My favorite memory that I recently wrote was a story of a child running to the edge of the garden, his grandmother running by his side, to wave at the train before it disappeared. Because we all know the train will be sad if no one is there to wave at it. Grandma wouldn’t lie.

    We are a special bunch. Our creativity gives us an out and in this case it can allow us to get a hold on our depression through the stories we tell.

    Excellent article. Thank you, April.

    • April September 11, 2017 at 11:05 am #

      Those little snippets almost had me in tears. I’m so glad you write about your grandparents. Those little details are such a part of who people are, and it’s like you’re taking a snapshot from the future, but better, because I can almost taste those cucumbers and hear your grandmother insisting that the two of you had to go wave at the train. Just beautiful. Thank you for sharing these.

  2. Andressa Andrade September 6, 2017 at 4:17 pm #

    Hi, April! I follow you on Instagram, and I think this is the first of your blog posts that I am reading. And what a great start! You write very well! =)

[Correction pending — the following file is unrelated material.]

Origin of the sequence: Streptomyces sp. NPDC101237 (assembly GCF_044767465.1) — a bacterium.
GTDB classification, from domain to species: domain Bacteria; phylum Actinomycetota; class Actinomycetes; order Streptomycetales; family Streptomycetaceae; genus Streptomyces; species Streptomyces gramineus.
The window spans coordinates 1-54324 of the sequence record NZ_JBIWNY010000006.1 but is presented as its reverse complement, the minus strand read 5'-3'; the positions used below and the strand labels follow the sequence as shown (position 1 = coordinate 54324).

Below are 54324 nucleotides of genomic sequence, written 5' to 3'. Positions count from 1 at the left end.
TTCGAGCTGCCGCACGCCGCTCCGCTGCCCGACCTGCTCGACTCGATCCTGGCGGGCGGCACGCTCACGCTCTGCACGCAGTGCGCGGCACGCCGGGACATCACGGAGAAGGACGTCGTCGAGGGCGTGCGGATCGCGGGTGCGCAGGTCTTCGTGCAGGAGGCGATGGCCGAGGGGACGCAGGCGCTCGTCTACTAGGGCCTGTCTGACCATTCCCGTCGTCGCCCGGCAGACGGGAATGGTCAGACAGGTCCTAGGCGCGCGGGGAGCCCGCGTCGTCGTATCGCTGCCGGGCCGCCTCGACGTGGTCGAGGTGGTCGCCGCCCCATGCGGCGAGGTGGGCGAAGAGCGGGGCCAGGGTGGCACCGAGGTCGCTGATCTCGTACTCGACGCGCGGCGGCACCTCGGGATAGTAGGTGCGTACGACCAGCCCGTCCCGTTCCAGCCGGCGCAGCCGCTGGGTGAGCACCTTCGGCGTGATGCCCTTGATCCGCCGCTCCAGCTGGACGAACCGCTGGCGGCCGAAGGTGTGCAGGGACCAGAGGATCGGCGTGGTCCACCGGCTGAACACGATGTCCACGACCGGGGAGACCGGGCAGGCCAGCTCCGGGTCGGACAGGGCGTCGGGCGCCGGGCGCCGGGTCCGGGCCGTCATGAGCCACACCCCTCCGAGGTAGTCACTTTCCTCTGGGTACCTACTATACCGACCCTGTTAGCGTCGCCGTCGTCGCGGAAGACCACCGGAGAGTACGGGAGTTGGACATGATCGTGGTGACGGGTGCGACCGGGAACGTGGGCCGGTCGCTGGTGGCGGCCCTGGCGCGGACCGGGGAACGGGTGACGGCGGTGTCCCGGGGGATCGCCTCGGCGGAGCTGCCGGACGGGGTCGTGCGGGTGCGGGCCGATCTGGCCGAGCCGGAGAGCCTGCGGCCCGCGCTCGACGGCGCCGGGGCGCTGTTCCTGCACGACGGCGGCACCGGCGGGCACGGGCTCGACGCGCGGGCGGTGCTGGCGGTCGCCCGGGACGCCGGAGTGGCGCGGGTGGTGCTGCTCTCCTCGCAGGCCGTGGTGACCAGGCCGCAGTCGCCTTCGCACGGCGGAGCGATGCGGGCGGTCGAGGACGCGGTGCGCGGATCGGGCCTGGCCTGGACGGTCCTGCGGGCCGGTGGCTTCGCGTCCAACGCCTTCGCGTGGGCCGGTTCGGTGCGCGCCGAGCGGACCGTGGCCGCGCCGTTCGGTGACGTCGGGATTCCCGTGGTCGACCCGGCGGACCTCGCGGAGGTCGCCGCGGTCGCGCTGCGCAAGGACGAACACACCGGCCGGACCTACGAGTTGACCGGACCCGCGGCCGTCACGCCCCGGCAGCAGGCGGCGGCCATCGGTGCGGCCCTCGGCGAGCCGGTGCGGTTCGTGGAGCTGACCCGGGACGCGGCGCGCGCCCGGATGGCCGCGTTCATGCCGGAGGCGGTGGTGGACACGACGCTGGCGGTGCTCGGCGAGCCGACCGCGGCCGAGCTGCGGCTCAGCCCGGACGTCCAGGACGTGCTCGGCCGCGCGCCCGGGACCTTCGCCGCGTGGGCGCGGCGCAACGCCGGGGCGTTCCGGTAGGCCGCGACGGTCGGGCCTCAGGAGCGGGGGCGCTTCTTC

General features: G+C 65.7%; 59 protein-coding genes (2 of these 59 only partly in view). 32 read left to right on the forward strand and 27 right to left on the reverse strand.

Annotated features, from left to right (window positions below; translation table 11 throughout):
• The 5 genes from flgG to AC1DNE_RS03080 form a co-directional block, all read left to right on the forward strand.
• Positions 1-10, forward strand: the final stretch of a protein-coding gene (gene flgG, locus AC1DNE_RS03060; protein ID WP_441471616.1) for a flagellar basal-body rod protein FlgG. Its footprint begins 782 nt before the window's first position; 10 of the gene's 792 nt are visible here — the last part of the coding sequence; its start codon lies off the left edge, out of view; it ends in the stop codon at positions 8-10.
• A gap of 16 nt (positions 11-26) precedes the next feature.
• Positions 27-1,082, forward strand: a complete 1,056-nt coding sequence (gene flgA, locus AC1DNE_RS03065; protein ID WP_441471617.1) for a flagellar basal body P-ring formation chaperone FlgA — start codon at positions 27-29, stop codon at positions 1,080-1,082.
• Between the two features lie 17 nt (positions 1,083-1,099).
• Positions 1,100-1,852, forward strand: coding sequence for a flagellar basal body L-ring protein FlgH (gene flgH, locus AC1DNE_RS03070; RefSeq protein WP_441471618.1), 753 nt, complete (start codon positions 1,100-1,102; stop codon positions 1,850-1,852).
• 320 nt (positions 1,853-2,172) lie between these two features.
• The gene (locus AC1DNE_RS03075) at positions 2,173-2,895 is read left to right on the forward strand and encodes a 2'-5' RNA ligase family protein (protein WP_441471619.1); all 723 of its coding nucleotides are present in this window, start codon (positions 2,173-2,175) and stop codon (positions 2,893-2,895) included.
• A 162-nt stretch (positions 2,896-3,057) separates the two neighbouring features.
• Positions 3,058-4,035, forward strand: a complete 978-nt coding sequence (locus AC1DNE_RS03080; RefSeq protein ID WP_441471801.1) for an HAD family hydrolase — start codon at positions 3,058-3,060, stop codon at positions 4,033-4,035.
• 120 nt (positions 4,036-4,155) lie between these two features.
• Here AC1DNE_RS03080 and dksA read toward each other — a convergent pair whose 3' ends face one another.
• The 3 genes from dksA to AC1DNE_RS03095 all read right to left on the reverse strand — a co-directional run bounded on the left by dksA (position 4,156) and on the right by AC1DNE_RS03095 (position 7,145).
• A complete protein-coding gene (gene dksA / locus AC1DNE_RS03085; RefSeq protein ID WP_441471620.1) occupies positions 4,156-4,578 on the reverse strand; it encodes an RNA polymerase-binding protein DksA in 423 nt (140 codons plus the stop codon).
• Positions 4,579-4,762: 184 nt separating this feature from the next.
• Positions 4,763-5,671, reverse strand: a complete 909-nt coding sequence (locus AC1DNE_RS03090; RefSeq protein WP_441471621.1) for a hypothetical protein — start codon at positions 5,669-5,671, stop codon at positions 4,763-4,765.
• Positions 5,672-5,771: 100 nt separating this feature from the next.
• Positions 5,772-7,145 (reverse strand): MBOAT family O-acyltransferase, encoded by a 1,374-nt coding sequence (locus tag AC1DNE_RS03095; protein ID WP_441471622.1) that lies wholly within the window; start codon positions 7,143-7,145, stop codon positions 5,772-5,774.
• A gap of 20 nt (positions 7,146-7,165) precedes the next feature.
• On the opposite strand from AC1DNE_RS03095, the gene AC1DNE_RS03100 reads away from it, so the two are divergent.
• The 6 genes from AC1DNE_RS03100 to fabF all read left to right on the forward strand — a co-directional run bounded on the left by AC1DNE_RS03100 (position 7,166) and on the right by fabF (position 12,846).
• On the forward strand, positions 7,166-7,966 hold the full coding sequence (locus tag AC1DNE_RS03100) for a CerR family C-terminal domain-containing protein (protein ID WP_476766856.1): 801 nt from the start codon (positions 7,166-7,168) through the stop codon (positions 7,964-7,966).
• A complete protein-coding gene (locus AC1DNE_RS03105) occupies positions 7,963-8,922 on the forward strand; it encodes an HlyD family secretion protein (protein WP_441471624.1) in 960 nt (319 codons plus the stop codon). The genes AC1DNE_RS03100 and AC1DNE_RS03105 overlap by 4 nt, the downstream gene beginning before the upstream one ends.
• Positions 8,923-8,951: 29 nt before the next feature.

I don’t struggle with depression, thankfully. But I decided to read your post because I have a very good friend who does. She keeps on telling me that she would like to write more or to go back to writing, but that she can’t do it because of depression. I’m going to share this post with her! Maybe it will inspire her, right? Thanks for sharing!

    • April September 11, 2017 at 11:01 am #

      Hi, Andressa,
      Thanks for saying hi. I’m so glad you’re going to share this one with your friend. I think knowing that other people are going through the same thing can be so helpful. At the very least, by sending it, you’re telling her that you’re thinking of her and opening the door if she wants to talk.
      All the best to you and your friend.